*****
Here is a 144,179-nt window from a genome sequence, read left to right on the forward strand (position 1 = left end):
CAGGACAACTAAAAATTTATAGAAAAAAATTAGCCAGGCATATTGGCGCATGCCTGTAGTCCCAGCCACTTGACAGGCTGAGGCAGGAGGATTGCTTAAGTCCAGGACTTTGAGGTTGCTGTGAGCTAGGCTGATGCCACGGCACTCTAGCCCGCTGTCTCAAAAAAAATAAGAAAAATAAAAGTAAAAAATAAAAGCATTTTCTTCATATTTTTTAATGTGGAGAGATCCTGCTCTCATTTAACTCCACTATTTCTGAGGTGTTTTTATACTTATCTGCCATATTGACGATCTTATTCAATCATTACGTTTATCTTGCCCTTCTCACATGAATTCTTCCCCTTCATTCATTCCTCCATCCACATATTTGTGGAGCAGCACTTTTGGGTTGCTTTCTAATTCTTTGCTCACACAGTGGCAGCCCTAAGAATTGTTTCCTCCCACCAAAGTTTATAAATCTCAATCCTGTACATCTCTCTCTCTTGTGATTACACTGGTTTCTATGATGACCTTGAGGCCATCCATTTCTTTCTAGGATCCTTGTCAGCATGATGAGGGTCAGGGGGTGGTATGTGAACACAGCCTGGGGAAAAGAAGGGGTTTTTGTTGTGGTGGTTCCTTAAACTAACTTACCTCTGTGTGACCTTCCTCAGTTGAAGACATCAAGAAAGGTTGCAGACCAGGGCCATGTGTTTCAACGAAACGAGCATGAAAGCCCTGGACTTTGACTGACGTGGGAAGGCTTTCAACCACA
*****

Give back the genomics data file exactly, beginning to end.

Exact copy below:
Here is a 144,179-nt window from a genome sequence, read left to right on the forward strand (position 1 = left end):
CAGGACAACTAAAAATTTATAGAAAAAAATTAGCCAGGCATATTGGCGCATGCCTGTAGTCCCAGCCACTTGACAGGCTGAGGCAGGAGGATTGCTTAAGTCCAGGACTTTGAGGTTGCTGTGAGCTAGGCTGATGCCACGGCACTCTAGCCCGCTGTCTCAAAAAAAATAAGAAAAATAAAAGTAAAAAATAAAAGCATTTTCTTCATATTTTTTAATGTGGAGAGATCCTGCTCTCATTTAACTCCACTATTTCTGAGGTGTTTTTATACTTATCTGCCATATTGACGATCTTATTCAATCATTACGTTTATCTTGCCCTTCTCACATGAATTCTTCCCCTTCATTCATTCCTCCATCCACATATTTGTGGAGCAGCACTTTTGGGTTGCTTTCTAATTCTTTGCTCACACAGTGGCAGCCCTAAGAATTGTTTCCTCCCACCAAAGTTTATAAATCTCAATCCTGTACATCTCTCTCTCTTGTGATTACACTGGTTTCTATGATGACCTTGAGGCCATCCATTTCTTTCTAGGATCCTTGTCAGCATGATGAGGGTCAGGGGGTGGTATGTGAACACAGCCTGGGGAAAAGAAGGGGTTTTTGTTGTGGTGGTTCCTTAAACTAACTTACCTCTGTGTGACCTTCCTCAGTTGAAGACATCAAGAAAGGTTGCAGACCAGGGCCATGTGTTTCAACGAAACGAGCATGAAAGCCCTGGACTTTGACTGACGTGGGAAGGCTTTCAACCACA